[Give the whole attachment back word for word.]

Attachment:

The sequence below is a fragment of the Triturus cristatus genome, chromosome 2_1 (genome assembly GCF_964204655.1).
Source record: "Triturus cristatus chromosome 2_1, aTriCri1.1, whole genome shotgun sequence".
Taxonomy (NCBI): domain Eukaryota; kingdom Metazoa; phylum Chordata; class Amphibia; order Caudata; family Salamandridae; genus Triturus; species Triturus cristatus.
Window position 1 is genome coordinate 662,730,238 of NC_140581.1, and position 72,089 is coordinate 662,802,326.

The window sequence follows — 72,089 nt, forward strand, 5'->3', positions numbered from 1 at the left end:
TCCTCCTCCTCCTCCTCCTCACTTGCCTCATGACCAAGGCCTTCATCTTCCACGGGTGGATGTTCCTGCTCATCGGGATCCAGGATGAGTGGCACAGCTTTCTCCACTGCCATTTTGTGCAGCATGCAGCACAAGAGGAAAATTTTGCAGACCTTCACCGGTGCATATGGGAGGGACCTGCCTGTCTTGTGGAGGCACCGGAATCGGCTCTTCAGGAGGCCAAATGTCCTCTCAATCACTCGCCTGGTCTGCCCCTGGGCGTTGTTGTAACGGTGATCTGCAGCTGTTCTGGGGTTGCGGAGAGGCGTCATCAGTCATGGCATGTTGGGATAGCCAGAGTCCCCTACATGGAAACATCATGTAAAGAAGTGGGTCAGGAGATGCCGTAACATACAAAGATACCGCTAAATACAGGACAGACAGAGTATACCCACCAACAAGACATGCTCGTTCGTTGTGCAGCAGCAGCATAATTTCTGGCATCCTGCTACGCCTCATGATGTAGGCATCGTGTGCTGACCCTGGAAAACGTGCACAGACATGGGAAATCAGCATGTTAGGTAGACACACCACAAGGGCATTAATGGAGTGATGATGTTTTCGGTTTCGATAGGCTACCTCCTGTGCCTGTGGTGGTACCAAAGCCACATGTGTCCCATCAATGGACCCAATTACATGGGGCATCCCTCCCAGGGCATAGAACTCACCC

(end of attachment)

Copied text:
The sequence below is a fragment of the Triturus cristatus genome, chromosome 2_1 (genome assembly GCF_964204655.1).
Source record: "Triturus cristatus chromosome 2_1, aTriCri1.1, whole genome shotgun sequence".
Taxonomy (NCBI): domain Eukaryota; kingdom Metazoa; phylum Chordata; class Amphibia; order Caudata; family Salamandridae; genus Triturus; species Triturus cristatus.
Window position 1 is genome coordinate 662,730,238 of NC_140581.1, and position 72,089 is coordinate 662,802,326.

The window sequence follows — 72,089 nt, forward strand, 5'->3', positions numbered from 1 at the left end:
TCCTCCTCCTCCTCCTCCTCACTTGCCTCATGACCAAGGCCTTCATCTTCCACGGGTGGATGTTCCTGCTCATCGGGATCCAGGATGAGTGGCACAGCTTTCTCCACTGCCATTTTGTGCAGCATGCAGCACAAGAGGAAAATTTTGCAGACCTTCACCGGTGCATATGGGAGGGACCTGCCTGTCTTGTGGAGGCACCGGAATCGGCTCTTCAGGAGGCCAAATGTCCTCTCAATCACTCGCCTGGTCTGCCCCTGGGCGTTGTTGTAACGGTGATCTGCAGCTGTTCTGGGGTTGCGGAGAGGCGTCATCAGTCATGGCATGTTGGGATAGCCAGAGTCCCCTACATGGAAACATCATGTAAAGAAGTGGGTCAGGAGATGCCGTAACATACAAAGATACCGCTAAATACAGGACAGACAGAGTATACCCACCAACAAGACATGCTCGTTCGTTGTGCAGCAGCAGCATAATTTCTGGCATCCTGCTACGCCTCATGATGTAGGCATCGTGTGCTGACCCTGGAAAACGTGCACAGACATGGGAAATCAGCATGTTAGGTAGACACACCACAAGGGCATTAATGGAGTGATGATGTTTTCGGTTTCGATAGGCTACCTCCTGTGCCTGTGGTGGTACCAAAGCCACATGTGTCCCATCAATGGACCCAATTACATGGGGCATCCCTCCCAGGGCATAGAACTCACCC